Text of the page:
Fad Fitness: Working Out Through Winter Weather
You would think that because the holidays are drawing closer, everyone’s a little jollier, a little more easygoing, a little more lax. Kick back, loosen the pants, and enjoy an extra cookie, right? It’s snowing outside, there’s no possible way you can work out in this weather!
The good people at Body Space Fitness disagree.
When I visited owner Kelvin Gary last week, he walked me through eight (seemingly simple but deceptively effective) exercises that left my muscles sore, even though I hadn’t picked up a single weight. Granted, I squatted, lunged, planked and pushed my body up, so while I may not have touched any weights, I was the weight. Anyone who says you need to hit the weight racks to get a good workout has clearly never trained body weight style with Kelvin.
But what if you can’t even head to the gym at all? What if you’re on vacation and the hotel you’ve booked doesn’t have a rec room? What if you’re on a business trip and the only space you’ll get to work out in is the 5x5 patch of carpet in your room? What if you’re at your parents’ house for the holidays and the living room is engulfed by a massive tree and your childhood bedroom is now a storage closet for everything else in the house? (Hey, it could happen.) Do you give up and leave your fitness goals to January 1st? No! Why would you go and do a silly thing like that?
To start, Kelvin had me do a series of dynamic warm ups—walk outs, toe touches, butt kicks, and an embarrassing excuse for a skip during which I had to close my eyes and move backwards. This was the biggest movement I did the entire hour, and if you’re stranded in your parents’ house or a hotel, I’m sure you could use the hallway. Hopefully your fellow boarders will understand. (Maybe they’ll even join in!)
And then the real work began.
Round one consisted of a simple enough-looking set, comprised of:
- 8 squats
- 8 walk-outs
- 8 T planks
- 8 mountain climbers
Ideally, Kelvin said, you’d do two to three rounds of the exercises, with 10-15 reps per move. (Fewer if you were a beginner, more if you were strong enough to control your own body weight.) For the first round, he had me go through each exercise eight at a time, in sequence. It was work, sure, but it wasn’t too tough. It was bearable. But then he had me perform all four moves in the series, meaning to flow from one move to the next. I squatted only to begin a walk-out once my hips locked back into place at the top of the squat, only to perform a T plank on both my left and right sides and then throw in two mountain climbers before crawling back up from the walk-out’s to plank position. Once I stood up again, it was back down into the squat into the walk out into the plank, and so it goes.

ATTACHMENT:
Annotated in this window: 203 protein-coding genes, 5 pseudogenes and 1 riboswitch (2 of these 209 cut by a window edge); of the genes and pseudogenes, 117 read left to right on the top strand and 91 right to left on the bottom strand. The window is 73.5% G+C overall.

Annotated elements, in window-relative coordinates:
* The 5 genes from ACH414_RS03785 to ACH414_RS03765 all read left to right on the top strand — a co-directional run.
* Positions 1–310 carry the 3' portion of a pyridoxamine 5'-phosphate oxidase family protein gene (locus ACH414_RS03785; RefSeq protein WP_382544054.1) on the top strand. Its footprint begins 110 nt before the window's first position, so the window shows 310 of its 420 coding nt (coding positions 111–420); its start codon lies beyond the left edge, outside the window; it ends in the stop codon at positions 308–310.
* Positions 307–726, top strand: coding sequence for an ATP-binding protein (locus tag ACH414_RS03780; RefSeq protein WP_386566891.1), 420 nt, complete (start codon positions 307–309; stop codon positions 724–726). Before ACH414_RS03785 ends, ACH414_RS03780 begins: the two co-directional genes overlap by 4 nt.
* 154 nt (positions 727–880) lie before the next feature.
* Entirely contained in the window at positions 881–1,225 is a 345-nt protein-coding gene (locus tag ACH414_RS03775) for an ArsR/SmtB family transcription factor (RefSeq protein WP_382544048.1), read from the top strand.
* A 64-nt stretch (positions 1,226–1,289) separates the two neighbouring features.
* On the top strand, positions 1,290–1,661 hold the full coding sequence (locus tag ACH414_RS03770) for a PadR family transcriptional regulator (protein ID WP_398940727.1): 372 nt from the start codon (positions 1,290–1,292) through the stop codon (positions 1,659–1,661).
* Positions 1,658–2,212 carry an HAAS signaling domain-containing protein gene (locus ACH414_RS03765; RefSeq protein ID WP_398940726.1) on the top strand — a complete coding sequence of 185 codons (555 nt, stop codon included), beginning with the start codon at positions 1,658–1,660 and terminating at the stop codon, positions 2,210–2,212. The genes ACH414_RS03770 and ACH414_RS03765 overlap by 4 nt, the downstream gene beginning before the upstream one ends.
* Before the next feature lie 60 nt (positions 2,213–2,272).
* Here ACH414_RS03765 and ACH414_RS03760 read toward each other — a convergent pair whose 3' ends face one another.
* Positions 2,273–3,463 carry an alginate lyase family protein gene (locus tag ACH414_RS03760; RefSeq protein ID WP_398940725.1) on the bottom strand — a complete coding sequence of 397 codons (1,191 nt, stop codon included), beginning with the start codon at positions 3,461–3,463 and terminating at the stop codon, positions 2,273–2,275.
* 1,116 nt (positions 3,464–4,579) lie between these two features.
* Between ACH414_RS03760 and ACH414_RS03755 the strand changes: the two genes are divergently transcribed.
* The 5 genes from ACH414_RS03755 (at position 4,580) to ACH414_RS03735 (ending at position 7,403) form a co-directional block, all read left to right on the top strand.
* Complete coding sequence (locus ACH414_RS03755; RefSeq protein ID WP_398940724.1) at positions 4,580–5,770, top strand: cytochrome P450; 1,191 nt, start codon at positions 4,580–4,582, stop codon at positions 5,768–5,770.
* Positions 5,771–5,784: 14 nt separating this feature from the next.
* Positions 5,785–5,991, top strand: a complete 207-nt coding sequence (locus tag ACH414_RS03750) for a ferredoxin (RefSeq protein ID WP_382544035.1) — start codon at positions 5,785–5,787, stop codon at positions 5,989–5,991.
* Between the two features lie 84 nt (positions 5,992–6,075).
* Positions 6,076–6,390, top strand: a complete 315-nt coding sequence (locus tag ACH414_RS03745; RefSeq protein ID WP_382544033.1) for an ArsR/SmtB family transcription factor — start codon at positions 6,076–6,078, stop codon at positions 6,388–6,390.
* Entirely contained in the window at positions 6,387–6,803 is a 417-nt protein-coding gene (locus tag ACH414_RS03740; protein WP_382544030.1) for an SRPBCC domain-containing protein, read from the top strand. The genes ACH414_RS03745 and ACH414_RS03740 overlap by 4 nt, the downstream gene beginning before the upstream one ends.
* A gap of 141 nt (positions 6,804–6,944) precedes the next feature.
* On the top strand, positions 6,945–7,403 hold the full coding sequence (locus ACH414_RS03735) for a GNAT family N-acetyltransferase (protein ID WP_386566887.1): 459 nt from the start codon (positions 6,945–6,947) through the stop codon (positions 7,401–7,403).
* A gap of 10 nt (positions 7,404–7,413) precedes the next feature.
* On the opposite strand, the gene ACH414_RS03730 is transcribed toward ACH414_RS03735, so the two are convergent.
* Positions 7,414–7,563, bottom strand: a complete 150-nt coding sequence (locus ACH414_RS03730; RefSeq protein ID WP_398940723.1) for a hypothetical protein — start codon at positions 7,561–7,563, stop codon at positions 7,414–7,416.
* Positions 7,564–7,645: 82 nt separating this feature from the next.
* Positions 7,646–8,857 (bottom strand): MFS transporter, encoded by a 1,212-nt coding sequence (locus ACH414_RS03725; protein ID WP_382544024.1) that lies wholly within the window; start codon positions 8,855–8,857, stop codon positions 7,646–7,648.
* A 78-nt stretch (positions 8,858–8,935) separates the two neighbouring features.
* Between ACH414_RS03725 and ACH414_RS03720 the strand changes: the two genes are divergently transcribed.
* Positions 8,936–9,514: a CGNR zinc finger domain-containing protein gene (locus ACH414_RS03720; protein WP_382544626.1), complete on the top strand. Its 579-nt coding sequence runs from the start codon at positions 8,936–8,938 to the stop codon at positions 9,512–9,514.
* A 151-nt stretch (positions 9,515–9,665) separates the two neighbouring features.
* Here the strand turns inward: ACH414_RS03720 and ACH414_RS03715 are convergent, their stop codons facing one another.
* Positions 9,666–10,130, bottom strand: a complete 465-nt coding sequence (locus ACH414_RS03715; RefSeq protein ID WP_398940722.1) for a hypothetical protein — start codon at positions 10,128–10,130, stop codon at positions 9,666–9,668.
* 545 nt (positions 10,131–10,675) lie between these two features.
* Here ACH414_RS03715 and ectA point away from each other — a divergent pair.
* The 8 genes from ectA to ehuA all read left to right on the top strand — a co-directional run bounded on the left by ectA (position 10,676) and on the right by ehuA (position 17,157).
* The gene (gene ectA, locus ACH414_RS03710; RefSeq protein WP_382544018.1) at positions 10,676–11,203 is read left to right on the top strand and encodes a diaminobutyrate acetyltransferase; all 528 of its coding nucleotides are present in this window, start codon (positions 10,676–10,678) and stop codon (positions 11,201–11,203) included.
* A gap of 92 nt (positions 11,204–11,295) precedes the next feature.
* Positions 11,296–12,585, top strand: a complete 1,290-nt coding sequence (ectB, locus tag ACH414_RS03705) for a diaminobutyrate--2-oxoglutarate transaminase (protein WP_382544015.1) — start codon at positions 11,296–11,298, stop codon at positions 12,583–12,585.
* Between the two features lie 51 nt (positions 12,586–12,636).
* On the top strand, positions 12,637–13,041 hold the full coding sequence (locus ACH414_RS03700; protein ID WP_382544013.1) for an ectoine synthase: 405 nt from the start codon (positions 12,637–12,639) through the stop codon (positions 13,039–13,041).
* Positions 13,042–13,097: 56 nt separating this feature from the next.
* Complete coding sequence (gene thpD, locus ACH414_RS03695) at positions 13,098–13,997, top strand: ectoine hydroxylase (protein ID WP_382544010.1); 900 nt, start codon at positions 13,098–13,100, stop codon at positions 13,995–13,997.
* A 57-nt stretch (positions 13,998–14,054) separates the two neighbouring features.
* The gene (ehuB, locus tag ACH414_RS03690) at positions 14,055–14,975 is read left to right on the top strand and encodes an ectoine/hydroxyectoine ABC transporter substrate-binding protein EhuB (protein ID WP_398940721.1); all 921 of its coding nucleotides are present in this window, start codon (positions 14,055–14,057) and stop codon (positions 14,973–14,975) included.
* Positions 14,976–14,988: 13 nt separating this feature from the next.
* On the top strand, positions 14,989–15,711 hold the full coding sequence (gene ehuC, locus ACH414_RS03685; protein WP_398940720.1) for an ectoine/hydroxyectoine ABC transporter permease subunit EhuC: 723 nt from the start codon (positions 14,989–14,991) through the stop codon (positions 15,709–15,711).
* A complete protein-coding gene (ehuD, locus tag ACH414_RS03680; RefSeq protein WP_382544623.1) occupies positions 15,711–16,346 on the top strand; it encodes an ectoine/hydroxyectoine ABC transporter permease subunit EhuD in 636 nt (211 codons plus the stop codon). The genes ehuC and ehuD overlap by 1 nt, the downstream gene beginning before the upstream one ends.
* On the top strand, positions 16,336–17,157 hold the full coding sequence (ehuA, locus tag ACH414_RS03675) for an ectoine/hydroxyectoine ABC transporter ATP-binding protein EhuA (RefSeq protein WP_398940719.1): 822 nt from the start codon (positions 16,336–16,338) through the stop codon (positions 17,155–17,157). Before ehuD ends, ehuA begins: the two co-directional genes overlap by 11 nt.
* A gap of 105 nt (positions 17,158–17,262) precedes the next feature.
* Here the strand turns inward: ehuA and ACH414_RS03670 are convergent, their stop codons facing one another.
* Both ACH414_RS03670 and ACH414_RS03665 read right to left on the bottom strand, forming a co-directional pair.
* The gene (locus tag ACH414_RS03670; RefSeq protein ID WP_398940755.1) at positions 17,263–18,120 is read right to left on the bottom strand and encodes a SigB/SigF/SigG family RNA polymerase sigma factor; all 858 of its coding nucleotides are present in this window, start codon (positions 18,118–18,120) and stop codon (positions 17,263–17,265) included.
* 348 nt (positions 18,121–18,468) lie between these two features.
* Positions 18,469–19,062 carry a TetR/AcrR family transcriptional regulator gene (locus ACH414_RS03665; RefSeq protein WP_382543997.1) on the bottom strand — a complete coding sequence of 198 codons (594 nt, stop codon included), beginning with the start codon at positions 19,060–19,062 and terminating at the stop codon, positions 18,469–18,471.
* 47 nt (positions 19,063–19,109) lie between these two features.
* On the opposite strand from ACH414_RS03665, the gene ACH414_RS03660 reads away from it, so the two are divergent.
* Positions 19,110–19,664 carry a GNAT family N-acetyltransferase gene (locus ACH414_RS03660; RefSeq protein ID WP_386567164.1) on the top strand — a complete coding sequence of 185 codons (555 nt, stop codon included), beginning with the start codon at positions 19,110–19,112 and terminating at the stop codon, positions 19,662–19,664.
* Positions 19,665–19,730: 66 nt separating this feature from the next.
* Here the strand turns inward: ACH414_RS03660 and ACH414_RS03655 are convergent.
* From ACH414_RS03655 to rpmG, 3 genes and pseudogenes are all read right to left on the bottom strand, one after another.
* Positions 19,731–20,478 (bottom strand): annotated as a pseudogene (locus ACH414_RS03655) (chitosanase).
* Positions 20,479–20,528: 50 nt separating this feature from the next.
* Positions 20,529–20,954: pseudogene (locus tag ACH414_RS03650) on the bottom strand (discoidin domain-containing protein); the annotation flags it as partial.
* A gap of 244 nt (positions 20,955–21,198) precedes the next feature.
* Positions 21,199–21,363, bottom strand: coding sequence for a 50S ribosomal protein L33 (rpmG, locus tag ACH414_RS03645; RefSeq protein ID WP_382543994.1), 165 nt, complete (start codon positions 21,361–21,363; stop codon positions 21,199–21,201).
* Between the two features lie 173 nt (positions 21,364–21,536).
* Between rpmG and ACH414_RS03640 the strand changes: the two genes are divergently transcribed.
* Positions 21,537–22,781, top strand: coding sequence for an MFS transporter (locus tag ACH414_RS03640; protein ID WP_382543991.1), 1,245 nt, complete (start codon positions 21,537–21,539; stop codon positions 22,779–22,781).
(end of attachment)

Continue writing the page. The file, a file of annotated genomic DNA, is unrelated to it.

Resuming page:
And it was hard. Funnily enough, performing the exercises in a series made the work seem to go faster, but it also made me work harder. Kelvin explained that since I was changing planes and going from standing to planking and back, rather than standing for eight moves, and then planking for eight moves, I was adding another dimension to the workout, and changing up the complexity.
He also had me do the same thing for the next two sets, which contained:
- 8 single-leg deadlifts
- 8 reverse lunges
- 8 lateral lunges
- A plank in which I moved from my elbows to my hands and back 8 times
- A plank in which I raised my arm and pulled it back into a row 8 times
- A dynamic side plank in which I dipped my bottom hip down to the floor 8 times
I did each of those in both series and sequence form, and each time, the sequence version kicked my butt that much more than the series. Don’t get me wrong; the series is a decent workout on its own, but forcing me to keep my coordination while I changed from movement to movement was tough. (Especially since I’m a runner at heart; I’m more accustomed to one, very repetitive motion.)
Finally, we revisited the first set. This time, Kelvin had me do the following:
- Jump squat
- Squat thruster
- Push up
- Cross mountain climber, in which I brought each knee to the opposite elbow instead of driving it straight into my chest
Mercifully, he let me do the push-ups on my knees, and the squat thruster didn’t involve a jump at the end the way a typical burpee does, but I still had to link all four exercises together, and head right back into the jump squat when I popped back up. All told, I did another 8 rounds of the harder variation. It was brutal. It was tiring. I was dripping with sweat.
And I hadn’t left a very small square of space the entire time.
Thankfully, though, my butt wasn’t nearly as sore the next day. Maybe it’s because my body’s getting used to leveraging its own weight again. And since I’m working out through the holiday season, a time that most like to use as an excuse for inactivity, I can easily argue that the best recovery foods are gingerbread cookies and hot chocolate.